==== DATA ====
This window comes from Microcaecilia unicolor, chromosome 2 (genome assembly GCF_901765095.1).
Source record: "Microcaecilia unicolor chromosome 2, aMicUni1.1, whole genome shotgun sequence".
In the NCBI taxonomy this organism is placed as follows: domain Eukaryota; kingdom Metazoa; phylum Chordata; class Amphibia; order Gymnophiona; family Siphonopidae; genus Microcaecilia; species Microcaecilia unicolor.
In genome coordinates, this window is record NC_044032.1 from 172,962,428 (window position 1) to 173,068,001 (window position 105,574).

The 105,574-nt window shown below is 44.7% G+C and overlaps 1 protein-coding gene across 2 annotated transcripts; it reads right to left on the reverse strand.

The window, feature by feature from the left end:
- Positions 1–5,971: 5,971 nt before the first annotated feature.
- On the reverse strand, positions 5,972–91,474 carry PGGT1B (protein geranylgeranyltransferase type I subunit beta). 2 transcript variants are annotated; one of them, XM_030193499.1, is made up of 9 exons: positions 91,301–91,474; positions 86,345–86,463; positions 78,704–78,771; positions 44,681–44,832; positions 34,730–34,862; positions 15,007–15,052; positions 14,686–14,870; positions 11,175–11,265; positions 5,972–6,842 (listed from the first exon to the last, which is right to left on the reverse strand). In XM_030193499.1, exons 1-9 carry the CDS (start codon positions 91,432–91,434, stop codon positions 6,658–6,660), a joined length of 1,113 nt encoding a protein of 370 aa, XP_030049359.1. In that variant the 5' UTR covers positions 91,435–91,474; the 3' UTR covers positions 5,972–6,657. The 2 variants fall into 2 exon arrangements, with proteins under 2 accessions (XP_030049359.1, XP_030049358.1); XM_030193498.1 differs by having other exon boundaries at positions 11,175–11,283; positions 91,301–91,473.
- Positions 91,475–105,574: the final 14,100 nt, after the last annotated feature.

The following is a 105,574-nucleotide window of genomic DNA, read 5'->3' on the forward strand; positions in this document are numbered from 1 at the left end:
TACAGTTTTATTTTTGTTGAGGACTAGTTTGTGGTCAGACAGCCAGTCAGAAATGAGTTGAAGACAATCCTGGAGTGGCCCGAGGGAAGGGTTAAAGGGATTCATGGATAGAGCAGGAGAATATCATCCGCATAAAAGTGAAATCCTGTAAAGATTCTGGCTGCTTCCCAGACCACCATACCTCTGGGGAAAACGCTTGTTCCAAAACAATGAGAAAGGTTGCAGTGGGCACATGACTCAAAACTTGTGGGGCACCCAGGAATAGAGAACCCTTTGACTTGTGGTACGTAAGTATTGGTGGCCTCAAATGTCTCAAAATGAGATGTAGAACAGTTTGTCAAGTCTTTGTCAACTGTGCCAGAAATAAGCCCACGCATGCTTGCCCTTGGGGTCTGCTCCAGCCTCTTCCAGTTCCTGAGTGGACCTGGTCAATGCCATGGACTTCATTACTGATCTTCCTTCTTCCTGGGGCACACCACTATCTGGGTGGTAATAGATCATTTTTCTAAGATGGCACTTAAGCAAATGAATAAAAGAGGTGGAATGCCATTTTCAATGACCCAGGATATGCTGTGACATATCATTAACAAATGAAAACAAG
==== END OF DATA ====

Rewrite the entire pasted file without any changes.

This window comes from Microcaecilia unicolor, chromosome 2 (genome assembly GCF_901765095.1).
Source record: "Microcaecilia unicolor chromosome 2, aMicUni1.1, whole genome shotgun sequence".
In the NCBI taxonomy this organism is placed as follows: domain Eukaryota; kingdom Metazoa; phylum Chordata; class Amphibia; order Gymnophiona; family Siphonopidae; genus Microcaecilia; species Microcaecilia unicolor.
In genome coordinates, this window is record NC_044032.1 from 172,962,428 (window position 1) to 173,068,001 (window position 105,574).

The 105,574-nt window shown below is 44.7% G+C and overlaps 1 protein-coding gene across 2 annotated transcripts; it reads right to left on the reverse strand.

The window, feature by feature from the left end:
- Positions 1–5,971: 5,971 nt before the first annotated feature.
- On the reverse strand, positions 5,972–91,474 carry PGGT1B (protein geranylgeranyltransferase type I subunit beta). 2 transcript variants are annotated; one of them, XM_030193499.1, is made up of 9 exons: positions 91,301–91,474; positions 86,345–86,463; positions 78,704–78,771; positions 44,681–44,832; positions 34,730–34,862; positions 15,007–15,052; positions 14,686–14,870; positions 11,175–11,265; positions 5,972–6,842 (listed from the first exon to the last, which is right to left on the reverse strand). In XM_030193499.1, exons 1-9 carry the CDS (start codon positions 91,432–91,434, stop codon positions 6,658–6,660), a joined length of 1,113 nt encoding a protein of 370 aa, XP_030049359.1. In that variant the 5' UTR covers positions 91,435–91,474; the 3' UTR covers positions 5,972–6,657. The 2 variants fall into 2 exon arrangements, with proteins under 2 accessions (XP_030049359.1, XP_030049358.1); XM_030193498.1 differs by having other exon boundaries at positions 11,175–11,283; positions 91,301–91,473.
- Positions 91,475–105,574: the final 14,100 nt, after the last annotated feature.

The following is a 105,574-nucleotide window of genomic DNA, read 5'->3' on the forward strand; positions in this document are numbered from 1 at the left end:
TACAGTTTTATTTTTGTTGAGGACTAGTTTGTGGTCAGACAGCCAGTCAGAAATGAGTTGAAGACAATCCTGGAGTGGCCCGAGGGAAGGGTTAAAGGGATTCATGGATAGAGCAGGAGAATATCATCCGCATAAAAGTGAAATCCTGTAAAGATTCTGGCTGCTTCCCAGACCACCATACCTCTGGGGAAAACGCTTGTTCCAAAACAATGAGAAAGGTTGCAGTGGGCACATGACTCAAAACTTGTGGGGCACCCAGGAATAGAGAACCCTTTGACTTGTGGTACGTAAGTATTGGTGGCCTCAAATGTCTCAAAATGAGATGTAGAACAGTTTGTCAAGTCTTTGTCAACTGTGCCAGAAATAAGCCCACGCATGCTTGCCCTTGGGGTCTGCTCCAGCCTCTTCCAGTTCCTGAGTGGACCTGGTCAATGCCATGGACTTCATTACTGATCTTCCTTCTTCCTGGGGCACACCACTATCTGGGTGGTAATAGATCATTTTTCTAAGATGGCACTTAAGCAAATGAATAAAAGAGGTGGAATGCCATTTTCAATGACCCAGGATATGCTGTGACATATCATTAACAAATGAAAACAAG